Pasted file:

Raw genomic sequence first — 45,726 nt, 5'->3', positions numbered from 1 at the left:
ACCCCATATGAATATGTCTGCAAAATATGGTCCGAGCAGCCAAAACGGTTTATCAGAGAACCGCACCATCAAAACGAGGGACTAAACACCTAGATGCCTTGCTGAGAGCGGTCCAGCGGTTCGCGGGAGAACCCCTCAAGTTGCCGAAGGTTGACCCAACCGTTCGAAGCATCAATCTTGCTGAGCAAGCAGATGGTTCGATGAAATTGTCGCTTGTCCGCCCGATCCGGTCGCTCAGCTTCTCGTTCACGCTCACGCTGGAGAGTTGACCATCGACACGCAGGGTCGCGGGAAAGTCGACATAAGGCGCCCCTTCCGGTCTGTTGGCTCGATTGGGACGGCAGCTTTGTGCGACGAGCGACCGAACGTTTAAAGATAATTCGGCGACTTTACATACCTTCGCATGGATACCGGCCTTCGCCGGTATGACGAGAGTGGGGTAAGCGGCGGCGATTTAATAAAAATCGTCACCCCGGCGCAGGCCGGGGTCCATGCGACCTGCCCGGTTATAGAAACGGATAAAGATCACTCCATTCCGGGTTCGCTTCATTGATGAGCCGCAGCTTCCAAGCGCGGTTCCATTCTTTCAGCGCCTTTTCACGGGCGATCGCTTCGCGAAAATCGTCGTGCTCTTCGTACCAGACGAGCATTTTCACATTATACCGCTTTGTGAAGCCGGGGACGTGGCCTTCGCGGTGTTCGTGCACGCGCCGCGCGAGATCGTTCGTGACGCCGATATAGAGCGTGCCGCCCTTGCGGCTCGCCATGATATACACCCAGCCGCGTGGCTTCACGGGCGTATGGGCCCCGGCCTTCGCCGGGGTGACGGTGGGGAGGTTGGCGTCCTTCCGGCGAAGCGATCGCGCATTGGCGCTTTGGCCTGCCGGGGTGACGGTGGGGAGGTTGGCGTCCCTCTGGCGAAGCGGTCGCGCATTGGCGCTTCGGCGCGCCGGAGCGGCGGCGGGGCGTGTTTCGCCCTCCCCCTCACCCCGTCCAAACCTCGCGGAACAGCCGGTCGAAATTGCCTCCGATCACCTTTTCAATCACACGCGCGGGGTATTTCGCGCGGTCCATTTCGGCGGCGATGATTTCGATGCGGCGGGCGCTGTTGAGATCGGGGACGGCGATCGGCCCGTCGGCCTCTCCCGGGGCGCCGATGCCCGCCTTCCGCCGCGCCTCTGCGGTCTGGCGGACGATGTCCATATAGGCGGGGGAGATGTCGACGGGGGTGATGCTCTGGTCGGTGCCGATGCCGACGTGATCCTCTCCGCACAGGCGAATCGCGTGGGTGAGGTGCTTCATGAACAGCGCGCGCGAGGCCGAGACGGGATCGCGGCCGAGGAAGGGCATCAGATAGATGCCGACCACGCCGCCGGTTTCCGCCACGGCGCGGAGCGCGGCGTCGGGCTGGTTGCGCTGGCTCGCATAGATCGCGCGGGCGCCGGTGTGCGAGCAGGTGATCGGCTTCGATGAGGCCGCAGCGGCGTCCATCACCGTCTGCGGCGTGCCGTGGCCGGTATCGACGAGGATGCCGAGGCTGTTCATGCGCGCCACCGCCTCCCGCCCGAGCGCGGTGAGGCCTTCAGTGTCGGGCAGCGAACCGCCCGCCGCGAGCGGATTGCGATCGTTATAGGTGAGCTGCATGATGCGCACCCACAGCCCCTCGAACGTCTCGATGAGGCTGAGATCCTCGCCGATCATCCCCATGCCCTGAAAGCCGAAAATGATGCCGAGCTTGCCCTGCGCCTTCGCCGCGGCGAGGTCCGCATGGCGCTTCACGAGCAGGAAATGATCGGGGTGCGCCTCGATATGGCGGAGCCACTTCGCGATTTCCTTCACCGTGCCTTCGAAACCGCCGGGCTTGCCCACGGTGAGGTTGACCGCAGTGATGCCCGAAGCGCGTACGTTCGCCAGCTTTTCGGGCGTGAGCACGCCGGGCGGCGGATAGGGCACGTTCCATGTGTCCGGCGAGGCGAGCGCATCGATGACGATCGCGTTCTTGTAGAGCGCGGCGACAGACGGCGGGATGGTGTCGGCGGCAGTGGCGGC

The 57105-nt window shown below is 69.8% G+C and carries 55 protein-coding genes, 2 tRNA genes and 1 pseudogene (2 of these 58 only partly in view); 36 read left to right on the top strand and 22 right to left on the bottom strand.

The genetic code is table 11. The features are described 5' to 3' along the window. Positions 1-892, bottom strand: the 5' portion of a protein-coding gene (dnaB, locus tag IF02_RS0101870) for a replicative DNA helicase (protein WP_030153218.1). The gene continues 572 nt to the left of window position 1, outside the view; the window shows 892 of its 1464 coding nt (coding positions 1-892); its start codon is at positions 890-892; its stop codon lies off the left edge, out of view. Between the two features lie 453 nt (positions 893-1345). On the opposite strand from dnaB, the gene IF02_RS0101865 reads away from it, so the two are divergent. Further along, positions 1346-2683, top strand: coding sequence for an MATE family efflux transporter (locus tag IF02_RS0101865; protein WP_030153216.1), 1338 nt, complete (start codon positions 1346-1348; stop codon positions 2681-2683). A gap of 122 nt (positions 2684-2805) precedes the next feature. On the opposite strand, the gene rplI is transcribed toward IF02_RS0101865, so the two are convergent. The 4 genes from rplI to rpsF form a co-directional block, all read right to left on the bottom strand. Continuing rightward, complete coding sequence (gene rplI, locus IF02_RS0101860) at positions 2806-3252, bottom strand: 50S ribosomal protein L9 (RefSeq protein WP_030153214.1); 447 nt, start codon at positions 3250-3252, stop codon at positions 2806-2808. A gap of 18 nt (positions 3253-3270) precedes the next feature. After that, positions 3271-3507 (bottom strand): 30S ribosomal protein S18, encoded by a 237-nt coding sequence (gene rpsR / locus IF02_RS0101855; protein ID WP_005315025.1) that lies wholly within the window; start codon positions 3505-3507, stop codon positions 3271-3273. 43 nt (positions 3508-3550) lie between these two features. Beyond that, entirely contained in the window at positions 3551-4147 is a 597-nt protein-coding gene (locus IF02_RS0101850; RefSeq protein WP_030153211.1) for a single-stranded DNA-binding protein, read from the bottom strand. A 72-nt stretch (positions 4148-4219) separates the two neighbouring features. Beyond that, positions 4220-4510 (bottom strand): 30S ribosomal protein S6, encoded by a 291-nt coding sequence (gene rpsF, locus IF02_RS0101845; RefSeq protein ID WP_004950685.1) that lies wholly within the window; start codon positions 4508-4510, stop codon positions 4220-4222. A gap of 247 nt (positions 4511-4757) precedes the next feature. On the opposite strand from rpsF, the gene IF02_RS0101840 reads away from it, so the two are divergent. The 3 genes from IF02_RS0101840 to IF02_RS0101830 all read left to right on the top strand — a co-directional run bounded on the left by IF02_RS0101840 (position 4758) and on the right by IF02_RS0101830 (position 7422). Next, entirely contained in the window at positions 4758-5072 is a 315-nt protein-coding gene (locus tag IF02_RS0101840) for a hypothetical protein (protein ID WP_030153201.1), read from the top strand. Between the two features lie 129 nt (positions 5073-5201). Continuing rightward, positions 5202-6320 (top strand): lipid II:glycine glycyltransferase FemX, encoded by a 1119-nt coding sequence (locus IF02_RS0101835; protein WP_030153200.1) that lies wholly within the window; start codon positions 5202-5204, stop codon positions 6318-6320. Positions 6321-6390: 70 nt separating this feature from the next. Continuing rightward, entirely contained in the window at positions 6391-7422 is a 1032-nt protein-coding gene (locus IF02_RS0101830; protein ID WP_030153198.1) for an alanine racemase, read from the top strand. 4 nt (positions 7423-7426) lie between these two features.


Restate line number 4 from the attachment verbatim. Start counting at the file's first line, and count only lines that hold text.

The genetic code is table 11. The features are described 5' to 3' along the window. Positions 1-892, bottom strand: the 5' portion of a protein-coding gene (dnaB, locus tag IF02_RS0101870) for a replicative DNA helicase (protein WP_030153218.1). The gene continues 572 nt to the left of window position 1, outside the view; the window shows 892 of its 1464 coding nt (coding positions 1-892); its start codon is at positions 890-892; its stop codon lies off the left edge, out of view. Between the two features lie 453 nt (positions 893-1345). On the opposite strand from dnaB, the gene IF02_RS0101865 reads away from it, so the two are divergent. Further along, positions 1346-2683, top strand: coding sequence for an MATE family efflux transporter (locus tag IF02_RS0101865; protein WP_030153216.1), 1338 nt, complete (start codon positions 1346-1348; stop codon positions 2681-2683). A gap of 122 nt (positions 2684-2805) precedes the next feature. On the opposite strand, the gene rplI is transcribed toward IF02_RS0101865, so the two are convergent. The 4 genes from rplI to rpsF form a co-directional block, all read right to left on the bottom strand. Continuing rightward, complete coding sequence (gene rplI, locus IF02_RS0101860) at positions 2806-3252, bottom strand: 50S ribosomal protein L9 (RefSeq protein WP_030153214.1); 447 nt, start codon at positions 3250-3252, stop codon at positions 2806-2808. A gap of 18 nt (positions 3253-3270) precedes the next feature. After that, positions 3271-3507 (bottom strand): 30S ribosomal protein S18, encoded by a 237-nt coding sequence (gene rpsR / locus IF02_RS0101855; protein ID WP_005315025.1) that lies wholly within the window; start codon positions 3505-3507, stop codon positions 3271-3273. 43 nt (positions 3508-3550) lie between these two features. Beyond that, entirely contained in the window at positions 3551-4147 is a 597-nt protein-coding gene (locus IF02_RS0101850; RefSeq protein WP_030153211.1) for a single-stranded DNA-binding protein, read from the bottom strand. A 72-nt stretch (positions 4148-4219) separates the two neighbouring features. Beyond that, positions 4220-4510 (bottom strand): 30S ribosomal protein S6, encoded by a 291-nt coding sequence (gene rpsF, locus IF02_RS0101845; RefSeq protein ID WP_004950685.1) that lies wholly within the window; start codon positions 4508-4510, stop codon positions 4220-4222. A gap of 247 nt (positions 4511-4757) precedes the next feature. On the opposite strand from rpsF, the gene IF02_RS0101840 reads away from it, so the two are divergent. The 3 genes from IF02_RS0101840 to IF02_RS0101830 all read left to right on the top strand — a co-directional run bounded on the left by IF02_RS0101840 (position 4758) and on the right by IF02_RS0101830 (position 7422). Next, entirely contained in the window at positions 4758-5072 is a 315-nt protein-coding gene (locus tag IF02_RS0101840) for a hypothetical protein (protein ID WP_030153201.1), read from the top strand. Between the two features lie 129 nt (positions 5073-5201). Continuing rightward, positions 5202-6320 (top strand): lipid II:glycine glycyltransferase FemX, encoded by a 1119-nt coding sequence (locus IF02_RS0101835; protein WP_030153200.1) that lies wholly within the window; start codon positions 5202-5204, stop codon positions 6318-6320. Positions 6321-6390: 70 nt separating this feature from the next. Continuing rightward, entirely contained in the window at positions 6391-7422 is a 1032-nt protein-coding gene (locus IF02_RS0101830; protein ID WP_030153198.1) for an alanine racemase, read from the top strand. 4 nt (positions 7423-7426) lie between these two features.